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A Lot or a Little?
What you will—and won't—find in this movie.
The main message takes the form of a question: What would you sacrifice to live "the perfect life"? And would you sacrifice "the perfect life" if you thought it was corrupt?
Positive Role Models
Alice is a critical thinker whose curious mind is unable to sweep things under the carpet. She's brave enough to speak truth to power, even if the personal cost is high. Jack is a loving husband, and he and Alice are a team, something that wasn't always the norm in the 1950s and '60s.
Female-forward storytelling with women behind the camera as well as in front. Sex-positive perspective. Most of the primary characters are White, but there are actors of color in the supporting cast, and the character who sets the plot into motion is Black; however, she's initially portrayed as being emotionally disturbed.
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Violence & Scariness
Knives used to cut or stab. Deep peril. Suicidal act shown in close up, with some blood. Blow to the head. A character has disturbing mental health "episodes."
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Sex, Romance & Nudity
Extensive visual modeling of one character pleasuring another sexually. No sensitive body parts are shown, but a man's head and hand are shown between a woman's legs in the two respective scenes, and she exhibits a strong orgasmic reaction. Burlesque dancing. Brief glimpse of the side of a breast. White cotton nightgown is somewhat see-through.
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"F--k" is said a couple of times.
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Drinking, Drugs & Smoking
Frequent drinking in a fun, party atmosphere. Cigarette smoking.
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Parents Need to Know
Parents need to know that because heartthrob Harry Styles stars in Don't Worry Darling, a thriller directed by and costarring Olivia Wilde, his tween and teen fans may be interested. But the film's very Stepford Wives-esque premise -- in a seemingly idyllic suburban 1950s town, the husbands all work at a mysterious company, while their wives work at being "perfect" wives -- isn't meant for kids. The couples in the town socialize daily, guzzling drinks and smoking cigarettes while looking fabulous (this is the Vogue version of the mid-20th century). While they don't include any graphic nudity, sex scenes between a married couple are intensely erotic, with a husband pleasuring his wife from start to (enthusiastic) finish. A suicidal act is shown in close-up, and one character experiences disturbing mental health "episodes." Other violence includes stabbings and someone being struck with a blunt object. The middle finger and "f--k" is said a couple of times. To stay in the loop on more movies like this, you can sign up for weekly Family Movie Night emails.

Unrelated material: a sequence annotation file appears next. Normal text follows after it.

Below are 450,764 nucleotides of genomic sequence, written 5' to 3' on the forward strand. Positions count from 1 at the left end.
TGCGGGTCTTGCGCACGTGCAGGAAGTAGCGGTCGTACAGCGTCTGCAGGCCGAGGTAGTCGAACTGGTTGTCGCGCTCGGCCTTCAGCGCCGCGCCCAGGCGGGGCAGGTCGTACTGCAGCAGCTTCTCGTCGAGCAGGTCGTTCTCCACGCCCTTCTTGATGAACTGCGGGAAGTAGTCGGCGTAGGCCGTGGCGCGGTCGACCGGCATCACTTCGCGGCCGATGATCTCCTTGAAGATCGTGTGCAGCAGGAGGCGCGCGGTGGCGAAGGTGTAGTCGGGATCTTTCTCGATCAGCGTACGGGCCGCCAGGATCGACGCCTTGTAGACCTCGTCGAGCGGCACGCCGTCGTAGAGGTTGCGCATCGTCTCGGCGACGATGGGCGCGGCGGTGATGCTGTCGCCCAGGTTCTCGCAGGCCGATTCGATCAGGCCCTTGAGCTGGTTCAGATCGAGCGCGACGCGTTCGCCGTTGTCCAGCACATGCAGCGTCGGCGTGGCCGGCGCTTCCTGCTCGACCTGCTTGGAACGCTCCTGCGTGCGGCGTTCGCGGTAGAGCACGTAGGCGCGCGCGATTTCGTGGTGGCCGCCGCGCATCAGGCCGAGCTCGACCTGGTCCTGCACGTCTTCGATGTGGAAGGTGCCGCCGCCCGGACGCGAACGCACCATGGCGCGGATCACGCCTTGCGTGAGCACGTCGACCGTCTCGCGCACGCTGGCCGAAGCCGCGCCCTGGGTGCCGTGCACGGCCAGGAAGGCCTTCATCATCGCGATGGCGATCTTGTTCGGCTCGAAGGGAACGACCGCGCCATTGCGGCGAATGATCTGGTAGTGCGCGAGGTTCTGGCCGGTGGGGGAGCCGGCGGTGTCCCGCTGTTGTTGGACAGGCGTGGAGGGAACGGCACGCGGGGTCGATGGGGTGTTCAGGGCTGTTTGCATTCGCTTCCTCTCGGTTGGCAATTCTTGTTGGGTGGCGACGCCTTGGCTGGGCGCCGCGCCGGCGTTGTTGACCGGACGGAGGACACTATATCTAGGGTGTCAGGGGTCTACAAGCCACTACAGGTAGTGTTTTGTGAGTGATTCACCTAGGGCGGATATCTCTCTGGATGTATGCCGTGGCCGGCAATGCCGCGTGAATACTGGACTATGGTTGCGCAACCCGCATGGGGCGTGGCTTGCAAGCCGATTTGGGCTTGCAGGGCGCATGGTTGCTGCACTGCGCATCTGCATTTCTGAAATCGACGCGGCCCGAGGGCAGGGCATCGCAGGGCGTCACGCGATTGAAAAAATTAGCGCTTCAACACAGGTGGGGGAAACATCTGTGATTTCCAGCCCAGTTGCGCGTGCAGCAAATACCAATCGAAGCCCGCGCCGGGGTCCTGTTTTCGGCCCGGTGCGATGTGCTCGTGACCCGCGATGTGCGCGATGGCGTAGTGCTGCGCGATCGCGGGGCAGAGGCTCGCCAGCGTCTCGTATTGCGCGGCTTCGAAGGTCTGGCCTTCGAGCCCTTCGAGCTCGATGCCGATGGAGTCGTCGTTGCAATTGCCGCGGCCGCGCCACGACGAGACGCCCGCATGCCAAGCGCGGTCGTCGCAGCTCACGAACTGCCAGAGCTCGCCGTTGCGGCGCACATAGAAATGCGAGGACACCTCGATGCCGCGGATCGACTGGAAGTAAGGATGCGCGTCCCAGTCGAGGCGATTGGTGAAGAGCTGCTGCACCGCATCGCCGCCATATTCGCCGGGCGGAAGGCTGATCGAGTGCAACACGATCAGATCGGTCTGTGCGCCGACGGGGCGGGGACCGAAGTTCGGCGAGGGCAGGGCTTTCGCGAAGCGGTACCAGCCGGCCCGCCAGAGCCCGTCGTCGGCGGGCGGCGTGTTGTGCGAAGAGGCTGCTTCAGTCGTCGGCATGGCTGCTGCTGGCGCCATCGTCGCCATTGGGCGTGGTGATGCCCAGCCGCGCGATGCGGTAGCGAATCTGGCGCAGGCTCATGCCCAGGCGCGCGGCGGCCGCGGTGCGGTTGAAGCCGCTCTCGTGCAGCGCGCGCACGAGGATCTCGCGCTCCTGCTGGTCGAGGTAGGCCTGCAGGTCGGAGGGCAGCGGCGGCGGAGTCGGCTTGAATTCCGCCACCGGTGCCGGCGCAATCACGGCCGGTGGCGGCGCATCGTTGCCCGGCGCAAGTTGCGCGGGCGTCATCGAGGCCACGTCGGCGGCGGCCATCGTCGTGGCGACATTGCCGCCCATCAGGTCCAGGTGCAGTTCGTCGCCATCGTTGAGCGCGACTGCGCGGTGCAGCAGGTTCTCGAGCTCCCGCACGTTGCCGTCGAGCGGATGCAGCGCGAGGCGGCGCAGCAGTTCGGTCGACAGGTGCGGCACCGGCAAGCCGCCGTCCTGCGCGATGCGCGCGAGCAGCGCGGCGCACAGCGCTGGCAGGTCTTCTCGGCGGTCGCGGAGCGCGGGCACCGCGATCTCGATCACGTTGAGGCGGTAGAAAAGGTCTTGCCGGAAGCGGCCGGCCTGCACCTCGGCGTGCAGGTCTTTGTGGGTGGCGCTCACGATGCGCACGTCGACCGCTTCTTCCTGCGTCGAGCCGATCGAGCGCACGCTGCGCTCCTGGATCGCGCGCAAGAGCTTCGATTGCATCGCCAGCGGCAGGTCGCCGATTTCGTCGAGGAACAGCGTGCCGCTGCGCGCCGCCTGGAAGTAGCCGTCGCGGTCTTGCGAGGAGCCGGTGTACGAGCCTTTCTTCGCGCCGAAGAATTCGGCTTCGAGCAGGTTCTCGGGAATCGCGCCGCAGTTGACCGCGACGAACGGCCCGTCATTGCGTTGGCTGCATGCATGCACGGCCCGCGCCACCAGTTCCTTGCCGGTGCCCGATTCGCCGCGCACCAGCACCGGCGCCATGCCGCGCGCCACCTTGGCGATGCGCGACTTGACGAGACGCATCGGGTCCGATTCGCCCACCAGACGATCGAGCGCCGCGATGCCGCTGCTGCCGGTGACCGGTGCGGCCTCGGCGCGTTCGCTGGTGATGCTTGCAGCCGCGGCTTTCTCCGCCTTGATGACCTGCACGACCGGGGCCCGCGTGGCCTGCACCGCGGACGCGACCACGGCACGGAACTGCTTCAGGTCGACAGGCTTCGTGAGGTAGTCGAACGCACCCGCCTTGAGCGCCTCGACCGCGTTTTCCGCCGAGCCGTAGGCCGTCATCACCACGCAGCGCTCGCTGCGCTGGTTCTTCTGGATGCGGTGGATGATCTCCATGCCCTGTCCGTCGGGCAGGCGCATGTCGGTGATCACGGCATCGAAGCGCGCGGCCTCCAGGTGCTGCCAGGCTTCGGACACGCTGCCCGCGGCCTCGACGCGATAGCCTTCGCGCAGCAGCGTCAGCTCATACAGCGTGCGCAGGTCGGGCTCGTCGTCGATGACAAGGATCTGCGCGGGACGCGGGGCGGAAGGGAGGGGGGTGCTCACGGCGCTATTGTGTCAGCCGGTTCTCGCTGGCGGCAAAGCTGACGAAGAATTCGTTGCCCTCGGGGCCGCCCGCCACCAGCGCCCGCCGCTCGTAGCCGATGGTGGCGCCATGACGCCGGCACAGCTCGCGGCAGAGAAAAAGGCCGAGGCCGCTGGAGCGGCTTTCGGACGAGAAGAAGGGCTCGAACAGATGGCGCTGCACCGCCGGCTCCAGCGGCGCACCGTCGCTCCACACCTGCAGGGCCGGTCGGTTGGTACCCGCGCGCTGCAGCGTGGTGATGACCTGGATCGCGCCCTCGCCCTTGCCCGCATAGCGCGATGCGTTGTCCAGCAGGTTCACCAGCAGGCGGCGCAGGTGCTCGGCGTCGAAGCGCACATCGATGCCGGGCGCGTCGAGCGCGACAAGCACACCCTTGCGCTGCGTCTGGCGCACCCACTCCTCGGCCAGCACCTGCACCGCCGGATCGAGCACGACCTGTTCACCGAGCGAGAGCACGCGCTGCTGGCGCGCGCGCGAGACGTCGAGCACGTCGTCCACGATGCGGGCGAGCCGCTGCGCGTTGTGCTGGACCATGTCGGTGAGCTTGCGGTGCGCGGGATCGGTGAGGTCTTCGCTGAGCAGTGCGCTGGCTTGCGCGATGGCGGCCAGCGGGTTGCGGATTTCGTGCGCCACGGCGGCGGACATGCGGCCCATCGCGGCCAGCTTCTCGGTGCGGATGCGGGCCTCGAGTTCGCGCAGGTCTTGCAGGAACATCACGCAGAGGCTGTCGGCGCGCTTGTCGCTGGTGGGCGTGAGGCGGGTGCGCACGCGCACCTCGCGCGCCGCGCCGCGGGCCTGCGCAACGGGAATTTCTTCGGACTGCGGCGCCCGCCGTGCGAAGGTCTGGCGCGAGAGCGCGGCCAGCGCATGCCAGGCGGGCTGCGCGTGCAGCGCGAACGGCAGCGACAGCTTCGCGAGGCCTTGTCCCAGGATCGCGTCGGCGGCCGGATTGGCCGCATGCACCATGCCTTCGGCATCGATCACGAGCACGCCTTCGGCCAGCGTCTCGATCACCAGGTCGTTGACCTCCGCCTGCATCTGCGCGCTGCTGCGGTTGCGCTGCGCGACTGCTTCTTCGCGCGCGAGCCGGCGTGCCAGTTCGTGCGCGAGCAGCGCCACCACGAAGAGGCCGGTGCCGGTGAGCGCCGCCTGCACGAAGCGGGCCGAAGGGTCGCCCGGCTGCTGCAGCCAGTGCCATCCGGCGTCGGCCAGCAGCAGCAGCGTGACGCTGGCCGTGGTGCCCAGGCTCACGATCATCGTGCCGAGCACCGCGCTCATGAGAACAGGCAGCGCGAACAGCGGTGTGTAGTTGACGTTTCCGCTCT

Is It Any Good?
Wistfully wonderful, Wilde's psychological thriller is mid-century marvelous -- so much so that it may work against its own purpose. Told from a female point of view, the film doesn't have a message so much as a driving question: What is the perfect life, and what would you sacrifice for it? When asked that, teens might have an instant reaction that's wrapped up in identity, independence, and a modern perspective. But Wilde's movie wraps up the patriarchal past inside a seductive package of pretty pencil dresses, poolside parties, and sisterly shopping sprees. Alice is enthusiastic about her life with Jack, and the wives of Victory embrace supporting their husbands through clean houses, delicious dinners, sexy morning goodbyes, and martinis after work. The allure of that lifestyle is necessary for the rest of the movie's plot to unwind, and while the idea of it isn't intact by the end, there may be more than a few younger viewers who are sold on the notion that being a housewife looks pretty great.
That aside, Don't Worry Darling is enthralling. Alice is a phenomenal character, and, as played by the talented Pugh, she has all the complexity of the female spirit. It doesn't seem coincidental that she shares her name with a famous literary character who's "curiouser and curiouser." When she sees a loose thread in the perfection of Victory, Alice just can't let it go. She knows she shouldn't pull on it, and she tries not to, knowing it may very well unravel everything she holds dear -- yet she must. Once she starts tugging, viewers fly into the spiral of confusion with her, and when her answers come, it's in the form of a shocker that will hold up in cinematic history. For parents focused on raising active, critical teen thinkers, this Alice is worth following into the rabbit hole.
Did we miss something on diversity?
Research shows a connection between kids' healthy self-esteem and positive portrayals in media. That's why we've added a new "Diverse Representations" section to our reviews that will be rolling out on an ongoing basis. You can help us help kids by suggesting a diversity update.